'Twas a top-ten Lex last night, or would be if such lists were my habit. Stan Rogal's delivery was masterful and smooth, and his poems were eminently good-natured. Louis Cabri, meanwhile, in an effort to overcome the dim lighting, struck a pose—leaning forward off the stage, propped on the mic stand—that he claimed conjured Elvis, though it reminded me of a more than slightly academic Iggy Pop. (John Barlow would later strike his own extreme poses in the interest of light, though at the back of the stage and, at one point, holding a book open with his foot.) Cabri's foam poem, which began with play between the words "foam" and "form," was a highlight, as was his Elizabethan piece. Margaret Christakos forwent her open michelle reading to lead the audience in praising Nathalie Stephens and her new book, Je Nathanaël, which Nathalie had launched with a transfixing reading. Stephens manages somehow to be intense while exuding calm. I'm looking forward to reading her book, which has a Gide character at its centre and seemed like an especially close meditation on the relationships between language and the body.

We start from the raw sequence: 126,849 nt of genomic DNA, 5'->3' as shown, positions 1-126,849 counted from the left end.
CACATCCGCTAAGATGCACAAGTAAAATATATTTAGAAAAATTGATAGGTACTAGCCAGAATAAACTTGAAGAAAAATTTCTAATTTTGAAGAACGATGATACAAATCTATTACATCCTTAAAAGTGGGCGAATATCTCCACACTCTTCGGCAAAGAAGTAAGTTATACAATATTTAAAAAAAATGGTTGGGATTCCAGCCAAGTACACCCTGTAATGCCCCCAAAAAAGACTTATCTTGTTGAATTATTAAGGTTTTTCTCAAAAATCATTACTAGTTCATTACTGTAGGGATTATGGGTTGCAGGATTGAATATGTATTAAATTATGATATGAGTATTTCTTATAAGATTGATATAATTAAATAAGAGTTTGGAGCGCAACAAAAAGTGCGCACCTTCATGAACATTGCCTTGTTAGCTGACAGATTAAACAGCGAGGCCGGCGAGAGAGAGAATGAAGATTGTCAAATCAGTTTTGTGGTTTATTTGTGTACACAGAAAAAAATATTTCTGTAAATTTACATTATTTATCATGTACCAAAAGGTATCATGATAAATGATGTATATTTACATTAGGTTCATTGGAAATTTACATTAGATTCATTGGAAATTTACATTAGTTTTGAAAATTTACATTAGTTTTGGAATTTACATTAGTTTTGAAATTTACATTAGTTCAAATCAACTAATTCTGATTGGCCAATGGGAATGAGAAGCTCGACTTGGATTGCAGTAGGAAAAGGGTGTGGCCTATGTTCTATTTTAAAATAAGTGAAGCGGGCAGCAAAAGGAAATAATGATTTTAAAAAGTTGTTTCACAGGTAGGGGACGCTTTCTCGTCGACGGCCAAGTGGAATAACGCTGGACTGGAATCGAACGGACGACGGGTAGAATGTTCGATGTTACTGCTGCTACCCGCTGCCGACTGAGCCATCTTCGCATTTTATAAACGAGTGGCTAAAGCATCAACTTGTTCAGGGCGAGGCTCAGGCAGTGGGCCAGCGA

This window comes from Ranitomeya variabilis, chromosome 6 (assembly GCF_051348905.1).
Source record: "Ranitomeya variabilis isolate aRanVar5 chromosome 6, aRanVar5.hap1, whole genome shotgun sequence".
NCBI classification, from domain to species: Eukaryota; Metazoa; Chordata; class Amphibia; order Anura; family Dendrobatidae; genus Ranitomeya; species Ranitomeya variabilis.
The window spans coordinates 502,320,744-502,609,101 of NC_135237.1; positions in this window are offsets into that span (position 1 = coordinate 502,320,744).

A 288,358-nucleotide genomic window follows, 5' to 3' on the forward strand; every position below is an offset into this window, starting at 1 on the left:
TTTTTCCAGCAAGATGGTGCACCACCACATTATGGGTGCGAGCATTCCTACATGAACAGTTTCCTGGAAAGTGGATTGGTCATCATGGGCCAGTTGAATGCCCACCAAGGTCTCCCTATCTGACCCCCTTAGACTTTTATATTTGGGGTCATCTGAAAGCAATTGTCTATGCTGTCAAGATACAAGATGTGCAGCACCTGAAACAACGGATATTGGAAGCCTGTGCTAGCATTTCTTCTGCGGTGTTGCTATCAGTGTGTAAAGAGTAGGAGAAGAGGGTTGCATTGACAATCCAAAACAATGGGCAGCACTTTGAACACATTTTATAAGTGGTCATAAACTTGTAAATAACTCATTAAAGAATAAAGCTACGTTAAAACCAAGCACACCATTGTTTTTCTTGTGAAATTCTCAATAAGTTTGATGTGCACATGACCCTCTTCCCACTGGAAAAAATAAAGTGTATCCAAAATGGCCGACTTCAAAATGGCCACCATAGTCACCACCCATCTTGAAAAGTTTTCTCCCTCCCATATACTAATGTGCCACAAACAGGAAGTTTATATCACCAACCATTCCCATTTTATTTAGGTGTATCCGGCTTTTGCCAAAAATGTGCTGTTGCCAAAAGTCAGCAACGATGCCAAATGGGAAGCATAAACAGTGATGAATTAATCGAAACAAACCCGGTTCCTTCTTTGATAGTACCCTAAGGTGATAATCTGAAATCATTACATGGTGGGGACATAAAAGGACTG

The open michelle was scary, out of control, and hot: from Maggie Helwig's recitation from memory of uninteresting Shakespeare to Kyle Buckley's.... well, I'm not even going to talk about it.

Actually, come to think of it, I'm going to turn over a new leaf and start ranking everything.

Tuesday, March 21, 2006

Fourth-last Lex tonight. See you there.